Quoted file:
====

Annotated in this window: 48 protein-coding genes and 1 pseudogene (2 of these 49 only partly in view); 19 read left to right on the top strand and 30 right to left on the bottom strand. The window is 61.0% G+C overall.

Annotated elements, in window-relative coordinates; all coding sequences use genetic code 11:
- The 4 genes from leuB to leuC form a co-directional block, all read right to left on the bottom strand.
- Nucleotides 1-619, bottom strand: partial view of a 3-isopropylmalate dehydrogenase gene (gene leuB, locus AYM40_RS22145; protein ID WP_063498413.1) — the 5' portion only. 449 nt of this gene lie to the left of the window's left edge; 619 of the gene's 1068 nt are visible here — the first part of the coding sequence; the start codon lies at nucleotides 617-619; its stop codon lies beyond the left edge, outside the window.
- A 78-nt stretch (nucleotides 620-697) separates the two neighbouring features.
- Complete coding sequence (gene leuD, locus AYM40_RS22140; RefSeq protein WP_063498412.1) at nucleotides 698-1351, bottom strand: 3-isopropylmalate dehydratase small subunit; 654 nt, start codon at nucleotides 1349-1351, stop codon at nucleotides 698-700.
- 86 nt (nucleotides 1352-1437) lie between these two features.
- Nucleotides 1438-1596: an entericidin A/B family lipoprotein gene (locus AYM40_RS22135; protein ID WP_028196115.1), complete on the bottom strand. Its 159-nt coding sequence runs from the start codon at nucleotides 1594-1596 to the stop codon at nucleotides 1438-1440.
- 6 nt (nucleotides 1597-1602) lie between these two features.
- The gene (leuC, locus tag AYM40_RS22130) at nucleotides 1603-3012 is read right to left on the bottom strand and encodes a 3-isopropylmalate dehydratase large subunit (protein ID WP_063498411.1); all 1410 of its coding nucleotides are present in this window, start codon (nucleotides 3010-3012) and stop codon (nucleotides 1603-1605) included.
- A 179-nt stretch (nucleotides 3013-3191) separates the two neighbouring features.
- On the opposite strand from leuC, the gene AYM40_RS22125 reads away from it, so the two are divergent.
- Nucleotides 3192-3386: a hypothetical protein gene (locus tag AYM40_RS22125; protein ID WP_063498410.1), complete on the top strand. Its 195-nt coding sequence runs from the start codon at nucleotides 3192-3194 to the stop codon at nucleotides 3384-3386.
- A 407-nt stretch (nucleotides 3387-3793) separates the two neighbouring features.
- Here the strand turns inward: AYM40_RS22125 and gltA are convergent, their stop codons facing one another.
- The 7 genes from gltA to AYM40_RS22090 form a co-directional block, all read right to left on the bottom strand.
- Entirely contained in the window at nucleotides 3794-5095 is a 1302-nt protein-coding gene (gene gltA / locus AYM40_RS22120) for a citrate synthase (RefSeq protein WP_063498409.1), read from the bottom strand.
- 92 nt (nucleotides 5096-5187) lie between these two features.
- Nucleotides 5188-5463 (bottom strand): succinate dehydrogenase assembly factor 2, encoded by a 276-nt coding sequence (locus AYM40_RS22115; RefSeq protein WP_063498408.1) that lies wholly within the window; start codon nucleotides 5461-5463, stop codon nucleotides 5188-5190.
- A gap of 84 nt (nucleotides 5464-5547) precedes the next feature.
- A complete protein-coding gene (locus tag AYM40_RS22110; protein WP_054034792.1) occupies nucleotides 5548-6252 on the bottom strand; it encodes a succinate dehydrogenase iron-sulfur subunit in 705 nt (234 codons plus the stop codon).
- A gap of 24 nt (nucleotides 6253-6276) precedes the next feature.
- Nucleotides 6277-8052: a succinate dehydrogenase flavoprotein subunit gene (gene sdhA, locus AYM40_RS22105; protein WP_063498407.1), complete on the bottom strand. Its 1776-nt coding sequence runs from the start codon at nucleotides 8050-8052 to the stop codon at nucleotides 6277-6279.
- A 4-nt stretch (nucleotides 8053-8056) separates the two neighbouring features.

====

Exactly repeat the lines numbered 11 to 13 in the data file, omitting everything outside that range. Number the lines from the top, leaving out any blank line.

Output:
- A 179-nt stretch (nucleotides 3013-3191) separates the two neighbouring features.
- On the opposite strand from leuC, the gene AYM40_RS22125 reads away from it, so the two are divergent.
- Nucleotides 3192-3386: a hypothetical protein gene (locus tag AYM40_RS22125; protein ID WP_063498410.1), complete on the top strand. Its 195-nt coding sequence runs from the start codon at nucleotides 3192-3194 to the stop codon at nucleotides 3384-3386.